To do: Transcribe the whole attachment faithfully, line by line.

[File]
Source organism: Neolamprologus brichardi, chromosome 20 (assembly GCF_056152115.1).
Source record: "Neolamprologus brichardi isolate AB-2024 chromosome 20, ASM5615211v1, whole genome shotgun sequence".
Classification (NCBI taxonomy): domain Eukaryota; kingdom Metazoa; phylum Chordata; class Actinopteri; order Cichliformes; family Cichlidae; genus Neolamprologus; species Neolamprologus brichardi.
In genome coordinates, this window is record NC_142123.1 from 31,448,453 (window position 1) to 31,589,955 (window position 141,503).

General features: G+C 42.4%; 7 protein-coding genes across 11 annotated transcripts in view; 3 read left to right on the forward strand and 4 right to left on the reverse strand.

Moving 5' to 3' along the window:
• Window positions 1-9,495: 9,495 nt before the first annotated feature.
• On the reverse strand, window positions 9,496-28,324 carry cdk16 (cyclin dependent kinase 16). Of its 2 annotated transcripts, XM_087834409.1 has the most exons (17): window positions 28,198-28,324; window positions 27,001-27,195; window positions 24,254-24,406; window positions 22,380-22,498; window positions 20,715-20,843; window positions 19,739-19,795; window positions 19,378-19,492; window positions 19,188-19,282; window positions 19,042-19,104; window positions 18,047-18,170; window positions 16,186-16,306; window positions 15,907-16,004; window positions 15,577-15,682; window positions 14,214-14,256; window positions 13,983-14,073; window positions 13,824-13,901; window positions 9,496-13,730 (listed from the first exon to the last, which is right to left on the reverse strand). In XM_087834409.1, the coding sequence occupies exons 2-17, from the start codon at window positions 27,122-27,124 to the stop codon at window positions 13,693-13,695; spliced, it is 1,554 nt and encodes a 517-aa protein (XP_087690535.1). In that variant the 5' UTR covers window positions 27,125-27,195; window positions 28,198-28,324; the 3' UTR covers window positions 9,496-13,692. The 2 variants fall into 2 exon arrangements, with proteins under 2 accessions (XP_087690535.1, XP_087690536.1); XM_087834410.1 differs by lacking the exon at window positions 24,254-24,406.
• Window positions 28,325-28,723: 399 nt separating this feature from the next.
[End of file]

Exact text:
Source organism: Neolamprologus brichardi, chromosome 20 (assembly GCF_056152115.1).
Source record: "Neolamprologus brichardi isolate AB-2024 chromosome 20, ASM5615211v1, whole genome shotgun sequence".
Classification (NCBI taxonomy): domain Eukaryota; kingdom Metazoa; phylum Chordata; class Actinopteri; order Cichliformes; family Cichlidae; genus Neolamprologus; species Neolamprologus brichardi.
In genome coordinates, this window is record NC_142123.1 from 31,448,453 (window position 1) to 31,589,955 (window position 141,503).

General features: G+C 42.4%; 7 protein-coding genes across 11 annotated transcripts in view; 3 read left to right on the forward strand and 4 right to left on the reverse strand.

Moving 5' to 3' along the window:
• Window positions 1-9,495: 9,495 nt before the first annotated feature.
• On the reverse strand, window positions 9,496-28,324 carry cdk16 (cyclin dependent kinase 16). Of its 2 annotated transcripts, XM_087834409.1 has the most exons (17): window positions 28,198-28,324; window positions 27,001-27,195; window positions 24,254-24,406; window positions 22,380-22,498; window positions 20,715-20,843; window positions 19,739-19,795; window positions 19,378-19,492; window positions 19,188-19,282; window positions 19,042-19,104; window positions 18,047-18,170; window positions 16,186-16,306; window positions 15,907-16,004; window positions 15,577-15,682; window positions 14,214-14,256; window positions 13,983-14,073; window positions 13,824-13,901; window positions 9,496-13,730 (listed from the first exon to the last, which is right to left on the reverse strand). In XM_087834409.1, the coding sequence occupies exons 2-17, from the start codon at window positions 27,122-27,124 to the stop codon at window positions 13,693-13,695; spliced, it is 1,554 nt and encodes a 517-aa protein (XP_087690535.1). In that variant the 5' UTR covers window positions 27,125-27,195; window positions 28,198-28,324; the 3' UTR covers window positions 9,496-13,692. The 2 variants fall into 2 exon arrangements, with proteins under 2 accessions (XP_087690535.1, XP_087690536.1); XM_087834410.1 differs by lacking the exon at window positions 24,254-24,406.
• Window positions 28,325-28,723: 399 nt separating this feature from the next.